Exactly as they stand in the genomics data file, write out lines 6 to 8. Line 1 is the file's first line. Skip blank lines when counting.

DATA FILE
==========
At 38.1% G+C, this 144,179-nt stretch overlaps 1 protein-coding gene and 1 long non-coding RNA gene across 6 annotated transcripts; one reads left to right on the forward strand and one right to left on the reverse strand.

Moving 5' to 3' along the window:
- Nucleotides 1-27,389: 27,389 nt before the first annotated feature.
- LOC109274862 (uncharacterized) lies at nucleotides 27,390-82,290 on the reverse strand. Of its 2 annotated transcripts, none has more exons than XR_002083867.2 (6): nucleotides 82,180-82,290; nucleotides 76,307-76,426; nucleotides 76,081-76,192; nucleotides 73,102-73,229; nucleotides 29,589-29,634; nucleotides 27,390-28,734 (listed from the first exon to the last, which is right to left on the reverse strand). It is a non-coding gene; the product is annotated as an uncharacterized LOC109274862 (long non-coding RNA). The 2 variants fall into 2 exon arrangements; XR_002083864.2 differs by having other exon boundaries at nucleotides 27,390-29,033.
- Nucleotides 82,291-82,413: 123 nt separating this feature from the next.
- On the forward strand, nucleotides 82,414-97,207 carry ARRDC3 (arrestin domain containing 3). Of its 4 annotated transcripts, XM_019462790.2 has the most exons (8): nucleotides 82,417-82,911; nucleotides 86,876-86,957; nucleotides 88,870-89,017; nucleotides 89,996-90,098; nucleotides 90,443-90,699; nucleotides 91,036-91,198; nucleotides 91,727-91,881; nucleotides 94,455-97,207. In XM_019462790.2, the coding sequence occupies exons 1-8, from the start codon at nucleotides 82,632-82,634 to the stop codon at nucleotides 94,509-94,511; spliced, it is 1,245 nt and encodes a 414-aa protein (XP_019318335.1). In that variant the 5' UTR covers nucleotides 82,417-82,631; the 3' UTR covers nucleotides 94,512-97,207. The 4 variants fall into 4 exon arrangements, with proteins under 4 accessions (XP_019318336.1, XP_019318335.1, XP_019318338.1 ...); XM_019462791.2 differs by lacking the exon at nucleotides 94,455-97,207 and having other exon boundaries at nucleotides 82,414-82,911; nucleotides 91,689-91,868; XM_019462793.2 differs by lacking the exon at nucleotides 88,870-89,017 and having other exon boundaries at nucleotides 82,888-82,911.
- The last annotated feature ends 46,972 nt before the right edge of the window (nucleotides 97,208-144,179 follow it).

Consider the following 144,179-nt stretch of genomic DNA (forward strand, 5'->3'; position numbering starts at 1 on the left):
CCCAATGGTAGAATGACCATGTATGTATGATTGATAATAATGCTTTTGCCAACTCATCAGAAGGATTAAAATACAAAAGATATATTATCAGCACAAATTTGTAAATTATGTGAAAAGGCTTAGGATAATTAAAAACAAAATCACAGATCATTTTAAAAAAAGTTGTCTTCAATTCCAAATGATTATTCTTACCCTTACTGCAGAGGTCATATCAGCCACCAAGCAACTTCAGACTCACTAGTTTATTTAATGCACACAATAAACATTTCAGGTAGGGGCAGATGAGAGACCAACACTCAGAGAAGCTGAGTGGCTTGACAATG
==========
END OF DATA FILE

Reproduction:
- On the forward strand, nucleotides 82,414-97,207 carry ARRDC3 (arrestin domain containing 3). Of its 4 annotated transcripts, XM_019462790.2 has the most exons (8): nucleotides 82,417-82,911; nucleotides 86,876-86,957; nucleotides 88,870-89,017; nucleotides 89,996-90,098; nucleotides 90,443-90,699; nucleotides 91,036-91,198; nucleotides 91,727-91,881; nucleotides 94,455-97,207. In XM_019462790.2, the coding sequence occupies exons 1-8, from the start codon at nucleotides 82,632-82,634 to the stop codon at nucleotides 94,509-94,511; spliced, it is 1,245 nt and encodes a 414-aa protein (XP_019318335.1). In that variant the 5' UTR covers nucleotides 82,417-82,631; the 3' UTR covers nucleotides 94,512-97,207. The 4 variants fall into 4 exon arrangements, with proteins under 4 accessions (XP_019318336.1, XP_019318335.1, XP_019318338.1 ...); XM_019462791.2 differs by lacking the exon at nucleotides 94,455-97,207 and having other exon boundaries at nucleotides 82,414-82,911; nucleotides 91,689-91,868; XM_019462793.2 differs by lacking the exon at nucleotides 88,870-89,017 and having other exon boundaries at nucleotides 82,888-82,911.
- The last annotated feature ends 46,972 nt before the right edge of the window (nucleotides 97,208-144,179 follow it).

Consider the following 144,179-nt stretch of genomic DNA (forward strand, 5'->3'; position numbering starts at 1 on the left):